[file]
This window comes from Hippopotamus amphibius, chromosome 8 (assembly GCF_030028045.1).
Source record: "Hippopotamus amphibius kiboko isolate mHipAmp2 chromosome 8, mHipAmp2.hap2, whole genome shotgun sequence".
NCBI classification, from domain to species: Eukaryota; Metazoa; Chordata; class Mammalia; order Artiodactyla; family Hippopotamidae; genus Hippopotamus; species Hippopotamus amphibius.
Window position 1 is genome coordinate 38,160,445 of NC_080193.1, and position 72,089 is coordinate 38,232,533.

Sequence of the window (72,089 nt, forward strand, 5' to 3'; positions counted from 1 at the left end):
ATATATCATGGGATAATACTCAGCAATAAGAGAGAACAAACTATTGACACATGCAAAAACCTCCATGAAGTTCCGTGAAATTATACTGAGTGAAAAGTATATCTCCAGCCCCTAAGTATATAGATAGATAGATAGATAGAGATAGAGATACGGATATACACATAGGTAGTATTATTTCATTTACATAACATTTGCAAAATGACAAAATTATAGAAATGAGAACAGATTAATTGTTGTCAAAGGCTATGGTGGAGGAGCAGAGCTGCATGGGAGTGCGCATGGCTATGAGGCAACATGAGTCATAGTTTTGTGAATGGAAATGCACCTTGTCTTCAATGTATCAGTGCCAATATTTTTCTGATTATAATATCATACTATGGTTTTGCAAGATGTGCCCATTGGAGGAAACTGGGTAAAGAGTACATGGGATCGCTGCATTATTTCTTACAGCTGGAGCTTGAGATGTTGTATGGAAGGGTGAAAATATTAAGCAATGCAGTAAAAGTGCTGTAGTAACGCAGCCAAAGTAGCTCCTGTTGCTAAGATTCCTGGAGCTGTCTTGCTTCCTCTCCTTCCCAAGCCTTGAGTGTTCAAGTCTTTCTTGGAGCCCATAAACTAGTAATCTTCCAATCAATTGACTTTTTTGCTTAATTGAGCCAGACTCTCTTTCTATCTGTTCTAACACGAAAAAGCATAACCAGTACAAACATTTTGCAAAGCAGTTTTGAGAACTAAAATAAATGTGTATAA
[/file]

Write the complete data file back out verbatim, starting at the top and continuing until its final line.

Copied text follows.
This window comes from Hippopotamus amphibius, chromosome 8 (assembly GCF_030028045.1).
Source record: "Hippopotamus amphibius kiboko isolate mHipAmp2 chromosome 8, mHipAmp2.hap2, whole genome shotgun sequence".
NCBI classification, from domain to species: Eukaryota; Metazoa; Chordata; class Mammalia; order Artiodactyla; family Hippopotamidae; genus Hippopotamus; species Hippopotamus amphibius.
Window position 1 is genome coordinate 38,160,445 of NC_080193.1, and position 72,089 is coordinate 38,232,533.

Sequence of the window (72,089 nt, forward strand, 5' to 3'; positions counted from 1 at the left end):
ATATATCATGGGATAATACTCAGCAATAAGAGAGAACAAACTATTGACACATGCAAAAACCTCCATGAAGTTCCGTGAAATTATACTGAGTGAAAAGTATATCTCCAGCCCCTAAGTATATAGATAGATAGATAGATAGAGATAGAGATACGGATATACACATAGGTAGTATTATTTCATTTACATAACATTTGCAAAATGACAAAATTATAGAAATGAGAACAGATTAATTGTTGTCAAAGGCTATGGTGGAGGAGCAGAGCTGCATGGGAGTGCGCATGGCTATGAGGCAACATGAGTCATAGTTTTGTGAATGGAAATGCACCTTGTCTTCAATGTATCAGTGCCAATATTTTTCTGATTATAATATCATACTATGGTTTTGCAAGATGTGCCCATTGGAGGAAACTGGGTAAAGAGTACATGGGATCGCTGCATTATTTCTTACAGCTGGAGCTTGAGATGTTGTATGGAAGGGTGAAAATATTAAGCAATGCAGTAAAAGTGCTGTAGTAACGCAGCCAAAGTAGCTCCTGTTGCTAAGATTCCTGGAGCTGTCTTGCTTCCTCTCCTTCCCAAGCCTTGAGTGTTCAAGTCTTTCTTGGAGCCCATAAACTAGTAATCTTCCAATCAATTGACTTTTTTGCTTAATTGAGCCAGACTCTCTTTCTATCTGTTCTAACACGAAAAAGCATAACCAGTACAAACATTTTGCAAAGCAGTTTTGAGAACTAAAATAAATGTGTATAA